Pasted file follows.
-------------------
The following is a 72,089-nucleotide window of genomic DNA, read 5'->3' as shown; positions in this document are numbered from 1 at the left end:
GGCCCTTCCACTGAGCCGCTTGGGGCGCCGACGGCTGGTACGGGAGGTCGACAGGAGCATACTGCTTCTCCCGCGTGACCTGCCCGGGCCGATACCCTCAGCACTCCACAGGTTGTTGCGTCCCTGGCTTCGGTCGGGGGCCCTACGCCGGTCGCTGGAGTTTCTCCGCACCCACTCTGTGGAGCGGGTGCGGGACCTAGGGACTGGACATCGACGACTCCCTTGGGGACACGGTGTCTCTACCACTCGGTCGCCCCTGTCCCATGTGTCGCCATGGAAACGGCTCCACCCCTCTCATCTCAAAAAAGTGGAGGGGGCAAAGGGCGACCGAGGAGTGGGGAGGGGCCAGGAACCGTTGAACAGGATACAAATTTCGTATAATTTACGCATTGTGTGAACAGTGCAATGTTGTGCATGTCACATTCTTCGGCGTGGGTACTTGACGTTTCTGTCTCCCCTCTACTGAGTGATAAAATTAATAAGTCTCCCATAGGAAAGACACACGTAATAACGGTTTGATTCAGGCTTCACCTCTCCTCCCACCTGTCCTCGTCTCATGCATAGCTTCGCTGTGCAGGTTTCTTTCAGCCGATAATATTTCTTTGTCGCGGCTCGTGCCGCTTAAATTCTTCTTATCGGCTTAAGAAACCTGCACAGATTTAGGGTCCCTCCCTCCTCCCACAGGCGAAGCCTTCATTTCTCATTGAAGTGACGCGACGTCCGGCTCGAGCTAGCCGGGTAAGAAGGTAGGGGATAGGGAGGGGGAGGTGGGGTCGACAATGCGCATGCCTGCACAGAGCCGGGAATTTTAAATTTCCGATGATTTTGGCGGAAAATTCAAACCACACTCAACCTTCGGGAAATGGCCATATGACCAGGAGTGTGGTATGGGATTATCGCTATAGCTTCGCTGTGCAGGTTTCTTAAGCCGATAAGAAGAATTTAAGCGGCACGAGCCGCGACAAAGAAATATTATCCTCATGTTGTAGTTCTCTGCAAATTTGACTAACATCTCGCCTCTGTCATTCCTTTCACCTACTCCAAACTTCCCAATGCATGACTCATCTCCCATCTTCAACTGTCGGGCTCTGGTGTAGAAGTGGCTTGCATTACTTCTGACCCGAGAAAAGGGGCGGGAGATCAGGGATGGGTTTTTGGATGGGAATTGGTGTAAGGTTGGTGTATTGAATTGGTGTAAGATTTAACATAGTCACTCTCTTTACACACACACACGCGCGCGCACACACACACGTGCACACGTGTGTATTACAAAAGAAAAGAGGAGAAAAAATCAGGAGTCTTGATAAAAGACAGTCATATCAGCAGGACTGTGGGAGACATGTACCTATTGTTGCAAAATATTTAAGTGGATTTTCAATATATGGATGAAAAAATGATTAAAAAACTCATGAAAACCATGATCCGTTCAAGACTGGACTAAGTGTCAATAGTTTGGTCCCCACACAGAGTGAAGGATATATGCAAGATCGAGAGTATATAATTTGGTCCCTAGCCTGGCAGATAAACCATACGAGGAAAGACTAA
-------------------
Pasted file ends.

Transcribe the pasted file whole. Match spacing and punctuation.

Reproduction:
The following is a 72,089-nucleotide window of genomic DNA, read 5'->3' as shown; positions in this document are numbered from 1 at the left end:
GGCCCTTCCACTGAGCCGCTTGGGGCGCCGACGGCTGGTACGGGAGGTCGACAGGAGCATACTGCTTCTCCCGCGTGACCTGCCCGGGCCGATACCCTCAGCACTCCACAGGTTGTTGCGTCCCTGGCTTCGGTCGGGGGCCCTACGCCGGTCGCTGGAGTTTCTCCGCACCCACTCTGTGGAGCGGGTGCGGGACCTAGGGACTGGACATCGACGACTCCCTTGGGGACACGGTGTCTCTACCACTCGGTCGCCCCTGTCCCATGTGTCGCCATGGAAACGGCTCCACCCCTCTCATCTCAAAAAAGTGGAGGGGGCAAAGGGCGACCGAGGAGTGGGGAGGGGCCAGGAACCGTTGAACAGGATACAAATTTCGTATAATTTACGCATTGTGTGAACAGTGCAATGTTGTGCATGTCACATTCTTCGGCGTGGGTACTTGACGTTTCTGTCTCCCCTCTACTGAGTGATAAAATTAATAAGTCTCCCATAGGAAAGACACACGTAATAACGGTTTGATTCAGGCTTCACCTCTCCTCCCACCTGTCCTCGTCTCATGCATAGCTTCGCTGTGCAGGTTTCTTTCAGCCGATAATATTTCTTTGTCGCGGCTCGTGCCGCTTAAATTCTTCTTATCGGCTTAAGAAACCTGCACAGATTTAGGGTCCCTCCCTCCTCCCACAGGCGAAGCCTTCATTTCTCATTGAAGTGACGCGACGTCCGGCTCGAGCTAGCCGGGTAAGAAGGTAGGGGATAGGGAGGGGGAGGTGGGGTCGACAATGCGCATGCCTGCACAGAGCCGGGAATTTTAAATTTCCGATGATTTTGGCGGAAAATTCAAACCACACTCAACCTTCGGGAAATGGCCATATGACCAGGAGTGTGGTATGGGATTATCGCTATAGCTTCGCTGTGCAGGTTTCTTAAGCCGATAAGAAGAATTTAAGCGGCACGAGCCGCGACAAAGAAATATTATCCTCATGTTGTAGTTCTCTGCAAATTTGACTAACATCTCGCCTCTGTCATTCCTTTCACCTACTCCAAACTTCCCAATGCATGACTCATCTCCCATCTTCAACTGTCGGGCTCTGGTGTAGAAGTGGCTTGCATTACTTCTGACCCGAGAAAAGGGGCGGGAGATCAGGGATGGGTTTTTGGATGGGAATTGGTGTAAGGTTGGTGTATTGAATTGGTGTAAGATTTAACATAGTCACTCTCTTTACACACACACACGCGCGCGCACACACACACGTGCACACGTGTGTATTACAAAAGAAAAGAGGAGAAAAAATCAGGAGTCTTGATAAAAGACAGTCATATCAGCAGGACTGTGGGAGACATGTACCTATTGTTGCAAAATATTTAAGTGGATTTTCAATATATGGATGAAAAAATGATTAAAAAACTCATGAAAACCATGATCCGTTCAAGACTGGACTAAGTGTCAATAGTTTGGTCCCCACACAGAGTGAAGGATATATGCAAGATCGAGAGTATATAATTTGGTCCCTAGCCTGGCAGATAAACCATACGAGGAAAGACTAA